As Iraq War Draws Down, Units Return To Ft. Bragg
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From NPR News, this is ALL THINGS CONSIDERED. I'm Lynn Neary.
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And I'm Melissa Block.
For nearly nine years now, soldiers stationed at Fort Bragg in North Carolina have put in their time in Iraq. The base has sent tens of thousands of troops in multiple deployments since the war began in 2003. President Obama visited Fort Bragg today to give his thanks.
PRESIDENT BARACK OBAMA: The incredible men and women of Fort Bragg have been there every step of the way, serving with honor, sacrificing greatly from the first waves of the invasion to some of the last troops to come home.
BLOCK: Now that those men and women are coming home, as the U.S. ends its military presence in Iraq, Fort Bragg has a festive air. North Carolina Public Radio's Jessica Jones joined family members as they anxiously awaited the return of loved ones.
JESSICA JONES, BYLINE: It was still dark and cold early Tuesday morning, but Irene and Sheryl Summerhill(ph) were up and excited. Several hours before sunrise, they were busy taping about two dozen brightly-colored posters and banners to the walls of a huge airplane hangar where families were just beginning to gather.
IRENE SUMMERHILL: We'll do welcome home, daddy, we love you, on this wall. And then we'll do the other three signs around this wall.
SHERYL SUMMERHILL: Is that high enough? I know your arms don't stretch anymore.
(SOUNDBITE OF LAUGHTER)
JONES: Irene is married to Sheryl's son, Captain Randy Summerhill, who's finishing his third deployment. He's scheduled to return any minute now, along with about 150 other soldiers who've been gone a year. Irene says she's thrilled her husband will never have to brave Iraq again. But the wait has been hard.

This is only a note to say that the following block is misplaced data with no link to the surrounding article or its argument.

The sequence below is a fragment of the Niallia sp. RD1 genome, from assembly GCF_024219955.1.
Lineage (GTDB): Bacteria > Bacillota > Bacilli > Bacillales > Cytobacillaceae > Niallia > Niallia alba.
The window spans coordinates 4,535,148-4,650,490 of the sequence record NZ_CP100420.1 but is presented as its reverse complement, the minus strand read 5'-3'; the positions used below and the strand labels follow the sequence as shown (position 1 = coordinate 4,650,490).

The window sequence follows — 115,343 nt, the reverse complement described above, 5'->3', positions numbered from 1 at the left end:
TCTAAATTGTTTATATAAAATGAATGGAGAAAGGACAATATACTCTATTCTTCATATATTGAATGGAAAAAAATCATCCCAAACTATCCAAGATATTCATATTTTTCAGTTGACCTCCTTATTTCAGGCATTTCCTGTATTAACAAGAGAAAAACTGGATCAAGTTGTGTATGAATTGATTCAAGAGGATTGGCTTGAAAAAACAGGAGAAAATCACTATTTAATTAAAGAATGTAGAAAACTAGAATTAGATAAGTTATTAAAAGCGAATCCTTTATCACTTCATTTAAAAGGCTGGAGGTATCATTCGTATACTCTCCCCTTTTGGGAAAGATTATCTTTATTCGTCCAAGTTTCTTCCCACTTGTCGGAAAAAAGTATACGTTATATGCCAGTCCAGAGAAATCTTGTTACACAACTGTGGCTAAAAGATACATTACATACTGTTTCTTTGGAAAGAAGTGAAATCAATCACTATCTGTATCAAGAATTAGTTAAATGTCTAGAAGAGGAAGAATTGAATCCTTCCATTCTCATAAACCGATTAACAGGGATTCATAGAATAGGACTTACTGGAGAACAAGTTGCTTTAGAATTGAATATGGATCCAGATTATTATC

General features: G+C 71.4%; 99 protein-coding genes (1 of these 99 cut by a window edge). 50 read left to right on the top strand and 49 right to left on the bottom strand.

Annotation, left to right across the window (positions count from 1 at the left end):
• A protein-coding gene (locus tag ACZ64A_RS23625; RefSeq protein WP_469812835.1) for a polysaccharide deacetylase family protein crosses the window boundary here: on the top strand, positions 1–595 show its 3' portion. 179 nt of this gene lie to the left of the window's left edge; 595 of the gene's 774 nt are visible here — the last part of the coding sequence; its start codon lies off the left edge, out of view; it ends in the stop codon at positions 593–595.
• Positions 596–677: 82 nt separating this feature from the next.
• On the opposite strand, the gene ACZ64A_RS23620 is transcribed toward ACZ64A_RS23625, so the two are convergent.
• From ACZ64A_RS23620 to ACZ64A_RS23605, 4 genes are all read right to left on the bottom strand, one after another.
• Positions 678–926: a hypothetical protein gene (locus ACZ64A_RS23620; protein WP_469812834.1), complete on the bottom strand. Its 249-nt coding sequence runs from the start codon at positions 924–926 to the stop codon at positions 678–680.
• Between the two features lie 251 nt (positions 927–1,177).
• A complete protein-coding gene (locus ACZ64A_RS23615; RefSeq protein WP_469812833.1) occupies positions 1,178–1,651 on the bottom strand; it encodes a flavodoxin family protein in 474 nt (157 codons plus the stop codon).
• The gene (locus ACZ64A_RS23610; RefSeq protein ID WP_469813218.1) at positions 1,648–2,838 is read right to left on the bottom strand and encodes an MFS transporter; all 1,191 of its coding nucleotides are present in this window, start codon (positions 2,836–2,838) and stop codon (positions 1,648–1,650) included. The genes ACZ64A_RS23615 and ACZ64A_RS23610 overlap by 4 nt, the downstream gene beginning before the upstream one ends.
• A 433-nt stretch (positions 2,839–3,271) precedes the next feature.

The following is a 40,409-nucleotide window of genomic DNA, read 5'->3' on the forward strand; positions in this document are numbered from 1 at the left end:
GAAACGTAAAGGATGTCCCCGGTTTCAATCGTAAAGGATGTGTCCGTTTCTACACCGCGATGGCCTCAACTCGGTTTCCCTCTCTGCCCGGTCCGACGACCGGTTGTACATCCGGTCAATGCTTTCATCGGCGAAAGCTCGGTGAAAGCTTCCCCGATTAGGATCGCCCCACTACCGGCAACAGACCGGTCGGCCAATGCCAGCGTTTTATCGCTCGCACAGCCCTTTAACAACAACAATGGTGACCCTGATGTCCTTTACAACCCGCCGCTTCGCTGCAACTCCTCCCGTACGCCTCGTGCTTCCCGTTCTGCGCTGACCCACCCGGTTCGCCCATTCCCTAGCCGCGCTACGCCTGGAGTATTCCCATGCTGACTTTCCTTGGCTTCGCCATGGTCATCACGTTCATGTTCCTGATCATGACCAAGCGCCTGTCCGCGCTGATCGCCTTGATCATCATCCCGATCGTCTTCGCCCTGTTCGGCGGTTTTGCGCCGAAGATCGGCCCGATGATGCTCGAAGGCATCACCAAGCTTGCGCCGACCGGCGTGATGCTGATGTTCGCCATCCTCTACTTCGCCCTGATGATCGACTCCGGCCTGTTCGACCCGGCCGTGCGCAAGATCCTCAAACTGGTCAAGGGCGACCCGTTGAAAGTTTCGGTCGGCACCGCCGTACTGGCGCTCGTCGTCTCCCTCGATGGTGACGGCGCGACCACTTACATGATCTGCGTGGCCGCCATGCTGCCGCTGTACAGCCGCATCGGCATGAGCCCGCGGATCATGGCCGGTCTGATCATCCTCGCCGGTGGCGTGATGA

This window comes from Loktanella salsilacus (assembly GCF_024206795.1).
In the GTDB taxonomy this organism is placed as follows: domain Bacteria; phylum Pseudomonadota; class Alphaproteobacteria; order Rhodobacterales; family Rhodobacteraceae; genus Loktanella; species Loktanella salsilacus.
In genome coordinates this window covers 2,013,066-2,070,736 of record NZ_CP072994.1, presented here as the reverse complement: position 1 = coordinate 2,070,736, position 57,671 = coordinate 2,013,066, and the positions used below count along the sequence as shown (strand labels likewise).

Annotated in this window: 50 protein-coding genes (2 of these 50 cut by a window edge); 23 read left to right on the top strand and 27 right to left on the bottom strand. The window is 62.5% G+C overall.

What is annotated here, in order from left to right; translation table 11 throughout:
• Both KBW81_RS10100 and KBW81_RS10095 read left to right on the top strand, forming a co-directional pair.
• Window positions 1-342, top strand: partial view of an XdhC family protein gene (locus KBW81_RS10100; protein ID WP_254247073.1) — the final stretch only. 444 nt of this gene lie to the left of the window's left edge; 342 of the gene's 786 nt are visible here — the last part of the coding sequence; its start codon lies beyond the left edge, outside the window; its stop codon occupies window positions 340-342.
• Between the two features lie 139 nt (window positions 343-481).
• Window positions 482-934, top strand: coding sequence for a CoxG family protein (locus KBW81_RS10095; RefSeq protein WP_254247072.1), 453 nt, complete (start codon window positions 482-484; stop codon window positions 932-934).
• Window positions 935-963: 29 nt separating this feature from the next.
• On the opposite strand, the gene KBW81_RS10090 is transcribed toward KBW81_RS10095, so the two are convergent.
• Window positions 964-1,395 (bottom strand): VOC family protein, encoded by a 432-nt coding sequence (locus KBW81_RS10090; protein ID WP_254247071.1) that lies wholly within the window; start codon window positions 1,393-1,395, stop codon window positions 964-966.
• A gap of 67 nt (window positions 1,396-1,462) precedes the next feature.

I. SUMMERHILL: Even though they're drawing down in Iraq, it's still a year. A year is a year. And, you know, are we thankful and blessed that, God willing, they won't ever have to go back to Iraq? Yes. Yes. But the time is still long.
(SOUNDBITE OF SONG, "JINGLE ALL THE WAY")
JONES: As an Army brass band begins to play, more families seat themselves in long wooden pews set up for the welcoming ceremony. They carry bunches of balloons, more signs and travel mugs full of coffee. Pretty soon, a passenger plane roars to a stop right outside.
UNIDENTIFIED MAN: Ladies and gentlemen, let's hear from the men and women of 25th Unit Brigade of the 82nd Airborne Division.
(SOUNDBITE OF CHEERING)
JONES: Dressed in camouflage, the soldiers marched into a cordoned-off area in perfect formation. And once officers give the command to remove the barriers, there's chaos. Captain Randy Summerhill and his wife, Irene, stand in the middle of the crowd, locked in a long kiss. Soon, he'll be home and reunited with their two little girls. But his mom says, the 6-year-old is not going to allow her dad to get some sleep, at least not this morning.
S. SUMMERHILL: She said so daddy is going to be my gift in the morning? Yes.
(SOUNDBITE OF LAUGHTER)
I. SUMMERHILL: We have two little girls that aren't going to let that happen.
JONES: Randy Summerhill says, after being so far away from his family, the prospect of doing housework, watching the kids and paying bills actually sounds appealing.
CAPTAIN RANDY SUMMERHILL: Now that I'm back, I can start helping out with that and take a load off of Irene so she can actually have a little bit of mommy time because I know she hasn't had it while I've been gone.
JONES: Randy Summerhill says he loves being a soldier, but he won't miss being in Iraq at all, neither will returning Lieutenant Colonel David Doyle. He credits his soldiers for doing the very best they could for the Iraqi people, but he knows it was hard on loved ones back home.
LIEUTENANT COLONEL DAVID DOYLE: It did come at a cost for families. And certainly when you have wounded warriors and you have folks that don't make it back from Iraq, there's an enormous cost, and it's a lasting one.
JONES: Lieutenant Colonel Doyle says he's looking forward to getting back to a normal life again. Fort Bragg officials say the wave of homecomings will continue until the end of this month.
For NPR News, I'm Jessica Jones in Fayetteville, North Carolina.
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